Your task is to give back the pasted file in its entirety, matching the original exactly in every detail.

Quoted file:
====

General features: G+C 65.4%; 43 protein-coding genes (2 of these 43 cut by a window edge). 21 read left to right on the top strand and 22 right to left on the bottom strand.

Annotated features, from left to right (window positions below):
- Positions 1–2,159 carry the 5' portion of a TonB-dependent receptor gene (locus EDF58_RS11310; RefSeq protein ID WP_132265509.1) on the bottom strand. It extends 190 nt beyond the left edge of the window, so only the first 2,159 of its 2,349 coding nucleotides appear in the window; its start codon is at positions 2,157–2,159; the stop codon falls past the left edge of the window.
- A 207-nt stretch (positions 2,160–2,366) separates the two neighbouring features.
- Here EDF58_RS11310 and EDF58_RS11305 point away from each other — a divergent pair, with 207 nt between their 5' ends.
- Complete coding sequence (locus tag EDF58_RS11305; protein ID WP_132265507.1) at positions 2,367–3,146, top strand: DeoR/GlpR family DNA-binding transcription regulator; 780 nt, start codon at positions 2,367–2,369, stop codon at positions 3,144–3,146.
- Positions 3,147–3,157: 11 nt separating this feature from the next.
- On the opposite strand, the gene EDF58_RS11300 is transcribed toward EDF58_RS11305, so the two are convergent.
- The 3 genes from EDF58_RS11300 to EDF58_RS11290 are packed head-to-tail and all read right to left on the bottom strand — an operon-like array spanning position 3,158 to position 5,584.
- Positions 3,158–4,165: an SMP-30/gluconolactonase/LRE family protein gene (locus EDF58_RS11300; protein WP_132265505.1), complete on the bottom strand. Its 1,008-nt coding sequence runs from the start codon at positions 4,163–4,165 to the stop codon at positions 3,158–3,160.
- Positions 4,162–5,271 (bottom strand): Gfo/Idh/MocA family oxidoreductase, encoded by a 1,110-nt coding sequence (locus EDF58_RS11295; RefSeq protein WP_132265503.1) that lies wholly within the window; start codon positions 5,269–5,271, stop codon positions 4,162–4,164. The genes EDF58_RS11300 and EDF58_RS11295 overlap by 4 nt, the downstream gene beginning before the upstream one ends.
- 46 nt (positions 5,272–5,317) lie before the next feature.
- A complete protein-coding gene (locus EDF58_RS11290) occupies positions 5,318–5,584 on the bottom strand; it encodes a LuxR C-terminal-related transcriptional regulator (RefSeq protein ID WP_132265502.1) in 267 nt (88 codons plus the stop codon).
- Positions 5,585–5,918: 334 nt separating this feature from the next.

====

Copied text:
General features: G+C 65.4%; 43 protein-coding genes (2 of these 43 cut by a window edge). 21 read left to right on the top strand and 22 right to left on the bottom strand.

Annotated features, from left to right (window positions below):
- Positions 1–2,159 carry the 5' portion of a TonB-dependent receptor gene (locus EDF58_RS11310; RefSeq protein ID WP_132265509.1) on the bottom strand. It extends 190 nt beyond the left edge of the window, so only the first 2,159 of its 2,349 coding nucleotides appear in the window; its start codon is at positions 2,157–2,159; the stop codon falls past the left edge of the window.
- A 207-nt stretch (positions 2,160–2,366) separates the two neighbouring features.
- Here EDF58_RS11310 and EDF58_RS11305 point away from each other — a divergent pair, with 207 nt between their 5' ends.
- Complete coding sequence (locus tag EDF58_RS11305; protein ID WP_132265507.1) at positions 2,367–3,146, top strand: DeoR/GlpR family DNA-binding transcription regulator; 780 nt, start codon at positions 2,367–2,369, stop codon at positions 3,144–3,146.
- Positions 3,147–3,157: 11 nt separating this feature from the next.
- On the opposite strand, the gene EDF58_RS11300 is transcribed toward EDF58_RS11305, so the two are convergent.
- The 3 genes from EDF58_RS11300 to EDF58_RS11290 are packed head-to-tail and all read right to left on the bottom strand — an operon-like array spanning position 3,158 to position 5,584.
- Positions 3,158–4,165: an SMP-30/gluconolactonase/LRE family protein gene (locus EDF58_RS11300; protein WP_132265505.1), complete on the bottom strand. Its 1,008-nt coding sequence runs from the start codon at positions 4,163–4,165 to the stop codon at positions 3,158–3,160.
- Positions 4,162–5,271 (bottom strand): Gfo/Idh/MocA family oxidoreductase, encoded by a 1,110-nt coding sequence (locus EDF58_RS11295; RefSeq protein WP_132265503.1) that lies wholly within the window; start codon positions 5,269–5,271, stop codon positions 4,162–4,164. The genes EDF58_RS11300 and EDF58_RS11295 overlap by 4 nt, the downstream gene beginning before the upstream one ends.
- 46 nt (positions 5,272–5,317) lie before the next feature.
- A complete protein-coding gene (locus EDF58_RS11290) occupies positions 5,318–5,584 on the bottom strand; it encodes a LuxR C-terminal-related transcriptional regulator (RefSeq protein ID WP_132265502.1) in 267 nt (88 codons plus the stop codon).
- Positions 5,585–5,918: 334 nt separating this feature from the next.